A novel community economic system, designed to capture the economic value of volunteer work is showing ability to generate income for, and incentivize people to work on volunteer projects. The inflow of money and labor is made possible by a new type of “volunteer” currency, anybody can earn for their voluntary work. The currency can be purchased with national currencies, which allows using it as an universal proof of commons-benefiting contribution. Volunteer project owners consequently can demand such a proof for access to their products, in a way that is community building and commons-enhancing.
In my previous article, I wrote among other things about the chronic lack of funding, faced by the maintainers of FOSS, collaborative and other volunteer projects, and attempted to explain its cause. I also pointed out that most of the projects are underfunded, regardless of collectively generating over a trillion USD/year of estimated economic value. I ended the article by suggesting there might be a way to satisfy the instinctive desire of volunteers to share their work widely, without giving away the economic value of their products. In this article I show on real-world examples, how the community economic system Neo, through its implementation Rovas, is addressing that goal.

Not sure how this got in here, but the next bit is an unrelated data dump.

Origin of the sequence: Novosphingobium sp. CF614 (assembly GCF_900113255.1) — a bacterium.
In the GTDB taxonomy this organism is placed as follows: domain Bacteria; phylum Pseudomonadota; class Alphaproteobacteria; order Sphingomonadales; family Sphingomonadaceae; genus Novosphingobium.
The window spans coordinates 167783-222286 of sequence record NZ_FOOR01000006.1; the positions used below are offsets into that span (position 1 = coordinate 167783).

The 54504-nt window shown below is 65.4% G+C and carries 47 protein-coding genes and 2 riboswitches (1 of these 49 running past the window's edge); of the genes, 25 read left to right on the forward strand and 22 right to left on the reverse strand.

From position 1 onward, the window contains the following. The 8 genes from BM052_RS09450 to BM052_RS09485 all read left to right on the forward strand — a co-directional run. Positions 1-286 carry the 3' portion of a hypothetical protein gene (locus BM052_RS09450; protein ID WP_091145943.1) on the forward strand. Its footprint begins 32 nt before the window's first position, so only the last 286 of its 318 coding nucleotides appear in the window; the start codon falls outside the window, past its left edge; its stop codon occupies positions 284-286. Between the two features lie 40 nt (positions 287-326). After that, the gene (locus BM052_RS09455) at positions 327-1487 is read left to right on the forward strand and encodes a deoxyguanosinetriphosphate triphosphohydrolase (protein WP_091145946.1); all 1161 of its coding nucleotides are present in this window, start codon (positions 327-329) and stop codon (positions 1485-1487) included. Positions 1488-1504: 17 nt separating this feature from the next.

Intuition suggests, that sharing volunteer work broadly and capturing its economic value at the same time might be impossible, but schemes attempting such a feat exist. One example is a class of “dual” software licenses used in the FOSS domain, which generally require payments from the for-profit consumers, while allowing free access to everybody else. The approach to a large degree addresses the two requirements, but it has some problems. First, it provides little incentives to the non-paying consumers to contribute back to the commons, which is a lost opportunity to make the scheme viral. Second, there is no “natural” way to assign consumers into the two categories, as both — the classification property, as well as its value — must be determined in an ad-hoc manner. The scheme has also an ideological problem— why should anybody be excluded from the obligation to reciprocate in the first place? Reciprocity is crucial for any functioning socioeconomic arrangement, whether it is a small group of people exchanging gifts or services or the global market economy.